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Democratic senator looks to revoke Bush's 2002 Iraq authority
Ron Brynaert
Published: Thursday February 15, 2007
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A Democratic candidate for president is planning legislation that would revoke the 2002 Congressional authorization, which gave President Bush the power to invade Iraq, RAW STORY has learned.

In prepared remarks for a speech about Iraq to be given today at the liberal-leaning Brookings Institution, Senator Joseph R. Biden, Jr. (D-DE, Chairman of the Senate Foreign Relations Committee, states that the "best next step is to revisit the authorization Congress granted the President in 2002 to use force in Iraq."

"Thatís exactly what Iím doing," Biden continues. "We gave the President that power to destroy Iraqís weapons of mass destruction and, if necessary, to depose Saddam Hussein."

Biden, along with two top Democratic presidential candidates, Senator Hillary Clinton (NY-D) and former Senator and 2000 Vice Presidential nominee John Edwards, voted for the 2002 Joint Resolution to Authorize the Use of United States Armed Forces Against Iraq. While Edwards later apologized for his vote, Clinton recently insisted that her vote was "not a vote for a pre-emptive war," but was intended to support further United Nations-directed weapons inspections.

The 2008 candidates who voted in favor of the 2002 resolution face, so far, at least one heavyweight Democratic contender whose stance against the war has remained largely unchanged over the last five years. Senator Barack Obama (IL-D), who wasn't elected to the US Senate until November of 2004, attended rallies against the invasion before it occurred, and says that he would have voted against the resolution had he had the chance.

Today, Biden argues that since "the WMD were not there" and "Saddam Hussein is no longer there," the "2002 authorization is no longer relevant to the situation in Iraq."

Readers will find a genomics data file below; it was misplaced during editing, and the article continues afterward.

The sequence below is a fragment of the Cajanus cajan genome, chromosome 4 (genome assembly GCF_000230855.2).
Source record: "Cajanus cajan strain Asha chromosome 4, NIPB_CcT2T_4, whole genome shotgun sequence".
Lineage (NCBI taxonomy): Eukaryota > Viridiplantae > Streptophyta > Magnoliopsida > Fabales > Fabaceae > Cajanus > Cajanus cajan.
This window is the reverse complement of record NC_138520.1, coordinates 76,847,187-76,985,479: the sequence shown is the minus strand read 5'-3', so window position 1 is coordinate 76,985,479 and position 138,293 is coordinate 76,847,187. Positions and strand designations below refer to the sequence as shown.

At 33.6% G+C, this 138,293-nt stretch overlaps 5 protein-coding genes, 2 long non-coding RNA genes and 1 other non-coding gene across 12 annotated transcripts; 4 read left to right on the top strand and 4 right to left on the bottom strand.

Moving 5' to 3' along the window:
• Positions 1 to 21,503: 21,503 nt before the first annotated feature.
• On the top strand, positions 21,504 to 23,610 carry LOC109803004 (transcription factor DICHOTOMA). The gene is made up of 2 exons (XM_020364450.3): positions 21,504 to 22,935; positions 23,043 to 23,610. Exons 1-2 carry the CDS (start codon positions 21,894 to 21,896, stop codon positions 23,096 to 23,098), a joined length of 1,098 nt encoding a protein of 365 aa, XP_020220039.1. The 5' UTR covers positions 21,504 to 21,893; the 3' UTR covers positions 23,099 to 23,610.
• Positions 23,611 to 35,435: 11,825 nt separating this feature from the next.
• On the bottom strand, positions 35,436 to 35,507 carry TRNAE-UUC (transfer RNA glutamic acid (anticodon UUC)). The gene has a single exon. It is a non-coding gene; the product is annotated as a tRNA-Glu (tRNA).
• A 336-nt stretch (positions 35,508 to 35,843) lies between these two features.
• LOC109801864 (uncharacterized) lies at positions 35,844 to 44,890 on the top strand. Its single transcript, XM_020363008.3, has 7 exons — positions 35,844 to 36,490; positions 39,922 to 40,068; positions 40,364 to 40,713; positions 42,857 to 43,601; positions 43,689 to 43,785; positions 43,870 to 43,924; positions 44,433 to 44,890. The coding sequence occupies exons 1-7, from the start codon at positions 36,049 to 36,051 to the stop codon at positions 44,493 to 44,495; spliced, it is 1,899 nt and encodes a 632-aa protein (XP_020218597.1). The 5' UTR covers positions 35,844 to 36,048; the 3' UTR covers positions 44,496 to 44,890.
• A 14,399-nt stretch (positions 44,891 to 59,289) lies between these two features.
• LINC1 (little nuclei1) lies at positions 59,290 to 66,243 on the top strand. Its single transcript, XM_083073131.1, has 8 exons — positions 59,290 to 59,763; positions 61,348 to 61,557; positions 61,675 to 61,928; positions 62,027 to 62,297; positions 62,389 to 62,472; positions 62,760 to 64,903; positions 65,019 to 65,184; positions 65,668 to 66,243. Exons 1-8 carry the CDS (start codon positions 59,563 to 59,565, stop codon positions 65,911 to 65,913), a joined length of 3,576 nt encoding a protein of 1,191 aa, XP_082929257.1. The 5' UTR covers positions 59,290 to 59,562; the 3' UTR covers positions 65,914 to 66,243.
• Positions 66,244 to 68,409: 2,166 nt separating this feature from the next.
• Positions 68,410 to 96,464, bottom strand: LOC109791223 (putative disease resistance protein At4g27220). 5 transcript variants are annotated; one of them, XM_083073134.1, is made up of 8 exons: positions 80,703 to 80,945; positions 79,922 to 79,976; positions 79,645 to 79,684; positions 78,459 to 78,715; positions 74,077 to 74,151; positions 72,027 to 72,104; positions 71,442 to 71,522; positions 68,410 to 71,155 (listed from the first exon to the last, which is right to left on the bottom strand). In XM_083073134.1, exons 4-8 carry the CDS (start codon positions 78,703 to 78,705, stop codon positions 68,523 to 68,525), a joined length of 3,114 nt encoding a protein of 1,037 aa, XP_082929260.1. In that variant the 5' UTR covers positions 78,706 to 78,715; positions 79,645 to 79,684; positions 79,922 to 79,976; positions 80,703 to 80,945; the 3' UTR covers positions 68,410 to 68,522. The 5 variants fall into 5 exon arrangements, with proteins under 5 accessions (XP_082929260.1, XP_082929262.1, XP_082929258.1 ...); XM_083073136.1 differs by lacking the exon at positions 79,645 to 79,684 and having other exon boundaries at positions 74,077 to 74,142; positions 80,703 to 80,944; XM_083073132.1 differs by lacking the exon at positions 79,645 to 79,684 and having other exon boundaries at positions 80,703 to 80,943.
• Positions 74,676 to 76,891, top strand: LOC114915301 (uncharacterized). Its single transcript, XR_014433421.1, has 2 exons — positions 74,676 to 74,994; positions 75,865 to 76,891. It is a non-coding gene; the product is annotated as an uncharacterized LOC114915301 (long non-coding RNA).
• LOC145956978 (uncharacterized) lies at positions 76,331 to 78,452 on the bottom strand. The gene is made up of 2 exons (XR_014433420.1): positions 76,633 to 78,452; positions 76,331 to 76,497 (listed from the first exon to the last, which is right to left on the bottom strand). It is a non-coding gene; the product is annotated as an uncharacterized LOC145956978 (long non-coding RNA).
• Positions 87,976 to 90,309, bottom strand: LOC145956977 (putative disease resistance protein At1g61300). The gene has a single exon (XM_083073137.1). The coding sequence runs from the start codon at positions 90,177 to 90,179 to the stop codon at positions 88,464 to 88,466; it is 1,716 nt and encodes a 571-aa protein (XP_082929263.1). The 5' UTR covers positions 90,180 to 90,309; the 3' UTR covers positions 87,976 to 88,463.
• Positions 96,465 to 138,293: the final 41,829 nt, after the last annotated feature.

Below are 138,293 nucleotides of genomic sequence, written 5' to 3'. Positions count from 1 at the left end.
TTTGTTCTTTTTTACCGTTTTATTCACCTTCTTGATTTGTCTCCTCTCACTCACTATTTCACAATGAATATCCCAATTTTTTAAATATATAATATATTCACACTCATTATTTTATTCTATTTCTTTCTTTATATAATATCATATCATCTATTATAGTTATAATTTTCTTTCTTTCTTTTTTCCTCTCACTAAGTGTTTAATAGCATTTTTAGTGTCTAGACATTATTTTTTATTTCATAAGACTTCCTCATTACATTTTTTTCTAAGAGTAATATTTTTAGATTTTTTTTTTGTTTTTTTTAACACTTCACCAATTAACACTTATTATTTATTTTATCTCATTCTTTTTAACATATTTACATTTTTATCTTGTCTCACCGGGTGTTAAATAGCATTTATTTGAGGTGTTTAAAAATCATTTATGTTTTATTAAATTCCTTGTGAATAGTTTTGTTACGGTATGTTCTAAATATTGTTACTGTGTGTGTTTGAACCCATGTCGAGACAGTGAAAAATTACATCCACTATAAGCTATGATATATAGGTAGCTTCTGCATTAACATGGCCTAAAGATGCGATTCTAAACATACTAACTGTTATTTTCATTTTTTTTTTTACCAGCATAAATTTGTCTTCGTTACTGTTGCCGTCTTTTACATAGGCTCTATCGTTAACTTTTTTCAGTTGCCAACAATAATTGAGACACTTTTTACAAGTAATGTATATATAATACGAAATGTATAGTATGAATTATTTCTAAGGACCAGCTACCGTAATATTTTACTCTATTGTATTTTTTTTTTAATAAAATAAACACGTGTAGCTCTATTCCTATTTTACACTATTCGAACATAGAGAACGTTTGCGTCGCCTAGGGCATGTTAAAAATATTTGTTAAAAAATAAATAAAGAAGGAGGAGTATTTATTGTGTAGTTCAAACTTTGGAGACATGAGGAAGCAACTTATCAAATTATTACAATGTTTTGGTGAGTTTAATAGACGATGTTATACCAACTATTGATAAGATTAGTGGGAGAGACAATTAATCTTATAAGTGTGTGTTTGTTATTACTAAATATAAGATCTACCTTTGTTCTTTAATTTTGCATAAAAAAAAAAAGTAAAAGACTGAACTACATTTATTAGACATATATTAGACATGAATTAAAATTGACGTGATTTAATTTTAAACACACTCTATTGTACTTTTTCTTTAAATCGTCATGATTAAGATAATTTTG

Last month, Biden responded to comments made by Secretary of Defense Robert Gates which blamed Congressional resolutions against President Bush's Iraq policies for giving aid to the "enemy." The chair of the Senate Foreign Relations Committee told George Stephanopoulos on ABC's This Week that it was the president's "failed" strategy which has "emboldened the enemy," not Congress.

Stephanopoulos asked Biden, "The administration is stepping up the rhetoric on your resolution. You saw the president, the vice-president, General Petraeus, all saying it would hurt morale and Pentagon Secretary Robert Gates added, 'It will embolden the enemy.' Are you worried that may be true?"

"No," Biden responded. "Not at all."

"It's not the American and the United States Congress who are emboldening the enemy," Biden continued. "It's the failed policy of this president, going to war without a strategy, going to war prematurely, going to war without enough troops, going to war without enough equipment and, lastly, now sending 17,500 people in the middle of a city of six and a half million people with bulls-eyes on their back, with no plan."

Biden added, "There is no plan. He has tactics, George, but no plan."

"Biden long has criticized Bush's strategy in Iraq," Barry Schweid reports for the Associated Press. "It is not clear whether he would be able to draw enough congressional support to succeed in his effort which also would face a Bush veto."

At the Brookings Institution today, Biden said, "For our sake and for the sake of the Iraqi people, we should be focused on how we get out of Iraq with our interests intact."

Excerpts from Biden's prepared remarks:

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Opposing the surge is only a first step. We need a radical change in course in Iraq. If the President wonít act, Congress will.

But Congress must act responsibly. We must resist the temptation to push for changes that sound good but produce bad results.

The best next step is to revisit the authorization Congress granted the President in 2002 to use force in Iraq. Thatís exactly what Iím doing.

We gave the President that power to destroy Iraqís weapons of mass destruction and, if necessary, to depose Saddam Hussein.

The WMD were not there. Saddam Hussein is no longer there. The 2002 authorization is no longer relevant to the situation in Iraq.

I am working on legislation to repeal that authorization and replace it with a much narrower mission statement for our troops in Iraq.

Congress should make clear what the mission of our troops is: to responsibly draw down, while continuing to combat terrorists, train Iraqis and respond to emergencies. We should make equally clear what their mission is not: to stay in Iraq indefinitely and get mired in a savage civil war.

Coupled with the Biden-Gelb plan, I believe this is the most effective way to start bringing our troops home without leaving a mess behind.

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LINK TO PDF WITH BIDEN'S PREPARED REMARKS